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Finally, dining in Ward 7
(Published September 11, 2000)
By OSCAR ABEYTA
Denny’s manager and partner Dwight Brunson in front of his restaurant at Benning Road and East Capitol Street, the only full service eatery in Ward 7.
Ward 7 in the far eastern corner of the District has long been described as under-served. Its dearth of supermarkets, retailers, movie theaters and hospitals, among other services, is well documented and has been part of the ward’s political lexicon for years.
But now, one of the items on the list of services missing from the ward can be scratched off: a sit-down restaurant.
As incredible as it may seem to residents of Adams Morgan, Dupont Circle and Capitol Hill, the 73,000 or so residents of the area had to travel outside the ward if they wanted to go out to dinner where they could sit down. Since the Chef’s Table buffet closed last year, the only options for restaurants were carryout joints or the Chesapeake Bagel Bakery on Minnesota Avenue NE.
But last December, two friends who worked in the area and knew its needs opened a Denny’s restaurant at Benning Road and East Capitol Street NE.
Raphael Ehilen, who owns the franchise, and his partner Dwight Brunson, who manages the restaurant, met while working at the Dominoes Pizza outlet on Minnesota Avenue NE. It was while working there, Brunson said, that they realized the neighborhood needed a place where families could go to get a good meal.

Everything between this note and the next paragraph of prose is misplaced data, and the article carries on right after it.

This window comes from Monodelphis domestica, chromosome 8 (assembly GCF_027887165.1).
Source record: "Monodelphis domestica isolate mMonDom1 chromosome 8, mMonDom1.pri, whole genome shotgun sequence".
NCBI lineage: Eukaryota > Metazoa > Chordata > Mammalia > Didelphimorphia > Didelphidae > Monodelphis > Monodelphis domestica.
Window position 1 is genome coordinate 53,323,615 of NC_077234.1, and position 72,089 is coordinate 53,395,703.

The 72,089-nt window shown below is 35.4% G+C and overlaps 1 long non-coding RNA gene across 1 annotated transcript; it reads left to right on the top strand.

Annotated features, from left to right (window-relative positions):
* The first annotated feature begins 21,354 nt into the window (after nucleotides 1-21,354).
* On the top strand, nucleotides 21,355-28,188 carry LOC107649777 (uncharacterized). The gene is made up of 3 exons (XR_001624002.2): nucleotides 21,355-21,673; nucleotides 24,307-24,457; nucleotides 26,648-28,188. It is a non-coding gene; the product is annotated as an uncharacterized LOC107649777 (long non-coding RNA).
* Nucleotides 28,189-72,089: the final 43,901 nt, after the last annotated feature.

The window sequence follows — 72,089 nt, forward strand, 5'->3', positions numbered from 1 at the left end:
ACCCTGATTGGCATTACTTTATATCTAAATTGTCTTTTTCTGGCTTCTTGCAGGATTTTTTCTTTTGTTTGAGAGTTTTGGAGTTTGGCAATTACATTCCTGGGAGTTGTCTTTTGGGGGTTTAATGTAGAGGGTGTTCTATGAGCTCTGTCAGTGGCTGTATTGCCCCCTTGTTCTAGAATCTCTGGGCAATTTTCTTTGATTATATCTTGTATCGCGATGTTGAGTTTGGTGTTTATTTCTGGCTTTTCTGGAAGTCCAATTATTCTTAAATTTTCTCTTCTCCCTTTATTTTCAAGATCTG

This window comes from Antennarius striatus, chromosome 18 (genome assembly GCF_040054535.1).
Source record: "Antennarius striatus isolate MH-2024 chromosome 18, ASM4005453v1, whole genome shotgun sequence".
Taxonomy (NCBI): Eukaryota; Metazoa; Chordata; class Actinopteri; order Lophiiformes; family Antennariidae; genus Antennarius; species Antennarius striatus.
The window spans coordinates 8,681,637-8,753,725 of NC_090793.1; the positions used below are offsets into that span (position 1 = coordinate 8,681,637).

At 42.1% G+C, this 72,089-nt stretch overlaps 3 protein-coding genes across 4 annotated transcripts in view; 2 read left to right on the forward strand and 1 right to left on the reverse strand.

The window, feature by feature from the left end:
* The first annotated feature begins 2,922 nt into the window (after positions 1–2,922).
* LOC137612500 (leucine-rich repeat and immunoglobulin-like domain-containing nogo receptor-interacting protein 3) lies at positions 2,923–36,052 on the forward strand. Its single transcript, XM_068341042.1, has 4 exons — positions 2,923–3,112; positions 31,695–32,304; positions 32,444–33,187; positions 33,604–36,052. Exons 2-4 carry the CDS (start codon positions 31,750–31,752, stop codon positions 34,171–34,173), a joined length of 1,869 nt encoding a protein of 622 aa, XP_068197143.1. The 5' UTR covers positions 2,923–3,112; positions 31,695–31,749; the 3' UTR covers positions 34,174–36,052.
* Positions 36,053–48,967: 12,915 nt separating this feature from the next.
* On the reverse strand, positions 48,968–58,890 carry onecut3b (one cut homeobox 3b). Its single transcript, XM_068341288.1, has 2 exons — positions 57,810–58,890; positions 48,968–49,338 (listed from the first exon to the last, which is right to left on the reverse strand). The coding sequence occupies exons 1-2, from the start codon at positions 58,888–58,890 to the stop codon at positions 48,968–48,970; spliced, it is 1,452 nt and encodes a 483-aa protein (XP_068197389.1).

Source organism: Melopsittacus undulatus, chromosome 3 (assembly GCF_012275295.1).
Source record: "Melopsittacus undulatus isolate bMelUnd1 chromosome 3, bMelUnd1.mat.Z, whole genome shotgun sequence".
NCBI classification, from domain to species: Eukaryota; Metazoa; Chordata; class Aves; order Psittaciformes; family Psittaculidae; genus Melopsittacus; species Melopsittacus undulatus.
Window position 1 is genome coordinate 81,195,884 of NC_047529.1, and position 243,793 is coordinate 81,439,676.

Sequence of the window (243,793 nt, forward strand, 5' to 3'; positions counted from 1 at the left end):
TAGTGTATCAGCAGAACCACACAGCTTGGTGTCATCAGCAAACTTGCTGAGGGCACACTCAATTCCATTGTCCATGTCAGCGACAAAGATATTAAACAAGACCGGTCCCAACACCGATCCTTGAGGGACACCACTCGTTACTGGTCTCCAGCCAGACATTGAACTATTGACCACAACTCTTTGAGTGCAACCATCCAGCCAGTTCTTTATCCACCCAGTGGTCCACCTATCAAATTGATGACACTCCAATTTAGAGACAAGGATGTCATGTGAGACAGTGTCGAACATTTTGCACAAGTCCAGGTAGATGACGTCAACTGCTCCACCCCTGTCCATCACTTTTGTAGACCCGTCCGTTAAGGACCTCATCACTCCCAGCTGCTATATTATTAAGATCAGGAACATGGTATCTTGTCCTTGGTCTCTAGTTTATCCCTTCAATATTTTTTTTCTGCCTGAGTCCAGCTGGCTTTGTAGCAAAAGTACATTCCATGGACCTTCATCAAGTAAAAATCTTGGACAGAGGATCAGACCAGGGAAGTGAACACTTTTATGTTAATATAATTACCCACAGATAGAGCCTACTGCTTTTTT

"The dream began in 1995," he said. "We realized there was a need for a restaurant in the area."
Ironically, the location they found is across the street from the Chef’s Table, the last sit-down restaurant in the ward. Brunson said that’s more coincidence than planning, noting they chose the location for its high traffic volume and its proximity to the Metro station.
"When we saw the location, we knew it had to happen," he said.
He said the representatives from Denny’s corporate headquarters who saw the site thought the location was ideal for their first location in the District.
"When they came to look at this site they said, ‘This is going to work,’" Brunson recalled.
Brunson doesn’t miss the irony of a Denny’s locating in a part of town that is 97 percent black. He said when they first put up signs announcing they were going to open there, some people in the neighborhood were apprehensive, given the chain’s highly publicized incidents of racial discrimination at some locations.
"A lot of people around here had never been to a Denny’s," he said. "All they knew was what they heard in the media."
He said once they opened up, though, people grew comfortable with him and his staff. He said he currently employs between 50 and 60 people, most of them from the neighborhood or the District.
Evelyn Frasier, business development manager for the Marshall Heights Community Development Organization, said her group is trying to encourage more eateries and small businesses to locate in the ward.
"We’re working very actively to attract restaurateurs or franchises to the area," Frasier said. She said they have been helping put together demographic information about the neighborhoods, conducted tours of the area and been in touch with commercial brokers to try to assist businesses that want to locate east of the Anacostia River.
"There’s been a lot of renewed interest in urban markets lately," she said.
Brunson said he’s spoken with representatives from other chain restaurants who are scouting locations, but he said he gets the impression people are waiting to see if he succeeds there first. He said he’s not worried, though. The restaurant is ahead of schedule toward becoming profitable and he and his partner are already talking about opening another location in the District, Brunson said.
He won’t say where – yet.